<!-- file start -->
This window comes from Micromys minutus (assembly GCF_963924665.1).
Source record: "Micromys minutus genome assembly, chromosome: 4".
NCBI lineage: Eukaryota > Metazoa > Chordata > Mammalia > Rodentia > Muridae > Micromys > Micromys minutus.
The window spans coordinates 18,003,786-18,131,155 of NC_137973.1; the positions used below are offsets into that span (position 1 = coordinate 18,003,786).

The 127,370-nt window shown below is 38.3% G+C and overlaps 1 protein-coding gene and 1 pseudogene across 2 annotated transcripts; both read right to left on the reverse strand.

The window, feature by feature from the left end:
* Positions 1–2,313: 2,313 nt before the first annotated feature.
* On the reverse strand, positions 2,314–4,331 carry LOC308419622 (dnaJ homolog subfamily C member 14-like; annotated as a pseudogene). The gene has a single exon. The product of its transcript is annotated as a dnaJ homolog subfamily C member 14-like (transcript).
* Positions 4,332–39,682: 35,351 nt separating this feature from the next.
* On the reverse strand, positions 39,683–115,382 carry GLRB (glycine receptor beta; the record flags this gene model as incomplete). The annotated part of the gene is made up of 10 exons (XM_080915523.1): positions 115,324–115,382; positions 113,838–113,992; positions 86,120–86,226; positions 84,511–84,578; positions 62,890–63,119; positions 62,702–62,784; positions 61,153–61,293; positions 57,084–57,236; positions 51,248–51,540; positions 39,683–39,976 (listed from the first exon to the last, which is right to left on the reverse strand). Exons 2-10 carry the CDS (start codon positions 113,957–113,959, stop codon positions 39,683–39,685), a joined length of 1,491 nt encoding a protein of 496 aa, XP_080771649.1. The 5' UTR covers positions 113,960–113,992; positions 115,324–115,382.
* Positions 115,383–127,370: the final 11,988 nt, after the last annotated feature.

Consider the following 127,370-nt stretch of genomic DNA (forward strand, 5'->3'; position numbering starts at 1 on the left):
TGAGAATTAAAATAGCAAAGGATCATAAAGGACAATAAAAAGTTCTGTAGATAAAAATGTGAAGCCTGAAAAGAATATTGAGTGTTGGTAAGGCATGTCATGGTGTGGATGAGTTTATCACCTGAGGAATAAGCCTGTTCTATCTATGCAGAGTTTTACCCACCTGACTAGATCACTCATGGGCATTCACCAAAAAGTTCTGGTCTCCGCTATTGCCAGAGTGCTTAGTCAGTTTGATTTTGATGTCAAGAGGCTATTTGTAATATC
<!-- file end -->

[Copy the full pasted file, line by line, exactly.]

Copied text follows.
This window comes from Micromys minutus (assembly GCF_963924665.1).
Source record: "Micromys minutus genome assembly, chromosome: 4".
NCBI lineage: Eukaryota > Metazoa > Chordata > Mammalia > Rodentia > Muridae > Micromys > Micromys minutus.
The window spans coordinates 18,003,786-18,131,155 of NC_137973.1; the positions used below are offsets into that span (position 1 = coordinate 18,003,786).

The 127,370-nt window shown below is 38.3% G+C and overlaps 1 protein-coding gene and 1 pseudogene across 2 annotated transcripts; both read right to left on the reverse strand.

The window, feature by feature from the left end:
* Positions 1–2,313: 2,313 nt before the first annotated feature.
* On the reverse strand, positions 2,314–4,331 carry LOC308419622 (dnaJ homolog subfamily C member 14-like; annotated as a pseudogene). The gene has a single exon. The product of its transcript is annotated as a dnaJ homolog subfamily C member 14-like (transcript).
* Positions 4,332–39,682: 35,351 nt separating this feature from the next.
* On the reverse strand, positions 39,683–115,382 carry GLRB (glycine receptor beta; the record flags this gene model as incomplete). The annotated part of the gene is made up of 10 exons (XM_080915523.1): positions 115,324–115,382; positions 113,838–113,992; positions 86,120–86,226; positions 84,511–84,578; positions 62,890–63,119; positions 62,702–62,784; positions 61,153–61,293; positions 57,084–57,236; positions 51,248–51,540; positions 39,683–39,976 (listed from the first exon to the last, which is right to left on the reverse strand). Exons 2-10 carry the CDS (start codon positions 113,957–113,959, stop codon positions 39,683–39,685), a joined length of 1,491 nt encoding a protein of 496 aa, XP_080771649.1. The 5' UTR covers positions 113,960–113,992; positions 115,324–115,382.
* Positions 115,383–127,370: the final 11,988 nt, after the last annotated feature.

Consider the following 127,370-nt stretch of genomic DNA (forward strand, 5'->3'; position numbering starts at 1 on the left):
TGAGAATTAAAATAGCAAAGGATCATAAAGGACAATAAAAAGTTCTGTAGATAAAAATGTGAAGCCTGAAAAGAATATTGAGTGTTGGTAAGGCATGTCATGGTGTGGATGAGTTTATCACCTGAGGAATAAGCCTGTTCTATCTATGCAGAGTTTTACCCACCTGACTAGATCACTCATGGGCATTCACCAAAAAGTTCTGGTCTCCGCTATTGCCAGAGTGCTTAGTCAGTTTGATTTTGATGTCAAGAGGCTATTTGTAATATC